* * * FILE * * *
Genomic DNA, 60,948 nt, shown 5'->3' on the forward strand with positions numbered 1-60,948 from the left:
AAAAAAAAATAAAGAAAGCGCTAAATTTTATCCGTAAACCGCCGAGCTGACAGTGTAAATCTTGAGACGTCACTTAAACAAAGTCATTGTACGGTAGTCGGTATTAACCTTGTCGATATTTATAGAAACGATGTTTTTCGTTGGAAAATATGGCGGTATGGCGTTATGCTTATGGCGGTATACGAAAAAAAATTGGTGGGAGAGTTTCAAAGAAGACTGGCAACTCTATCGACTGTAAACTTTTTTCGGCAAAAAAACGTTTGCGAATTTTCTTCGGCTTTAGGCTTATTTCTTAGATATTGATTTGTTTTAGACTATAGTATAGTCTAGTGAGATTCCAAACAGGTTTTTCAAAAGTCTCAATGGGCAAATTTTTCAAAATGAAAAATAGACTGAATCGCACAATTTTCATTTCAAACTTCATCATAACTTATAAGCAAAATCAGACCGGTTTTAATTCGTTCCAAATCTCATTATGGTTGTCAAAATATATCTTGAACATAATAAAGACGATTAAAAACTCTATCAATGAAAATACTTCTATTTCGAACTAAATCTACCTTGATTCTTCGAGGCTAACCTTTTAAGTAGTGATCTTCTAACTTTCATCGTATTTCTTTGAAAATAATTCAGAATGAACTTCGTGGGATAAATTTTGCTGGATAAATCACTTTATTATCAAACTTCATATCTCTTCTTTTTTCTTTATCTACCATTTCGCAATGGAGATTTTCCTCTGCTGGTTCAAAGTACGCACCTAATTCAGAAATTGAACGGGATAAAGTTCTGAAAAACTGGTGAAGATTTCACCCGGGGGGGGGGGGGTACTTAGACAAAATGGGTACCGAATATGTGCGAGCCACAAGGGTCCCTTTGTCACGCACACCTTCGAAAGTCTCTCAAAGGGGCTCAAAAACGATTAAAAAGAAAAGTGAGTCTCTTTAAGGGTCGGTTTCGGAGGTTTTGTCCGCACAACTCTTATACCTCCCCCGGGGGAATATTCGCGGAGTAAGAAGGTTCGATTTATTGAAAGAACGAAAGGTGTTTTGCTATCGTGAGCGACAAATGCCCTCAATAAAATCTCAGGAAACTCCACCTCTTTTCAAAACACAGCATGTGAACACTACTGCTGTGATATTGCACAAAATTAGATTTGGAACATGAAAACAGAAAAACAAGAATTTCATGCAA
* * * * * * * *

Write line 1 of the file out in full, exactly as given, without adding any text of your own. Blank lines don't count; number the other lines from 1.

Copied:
Genomic DNA, 60,948 nt, shown 5'->3' on the forward strand with positions numbered 1-60,948 from the left: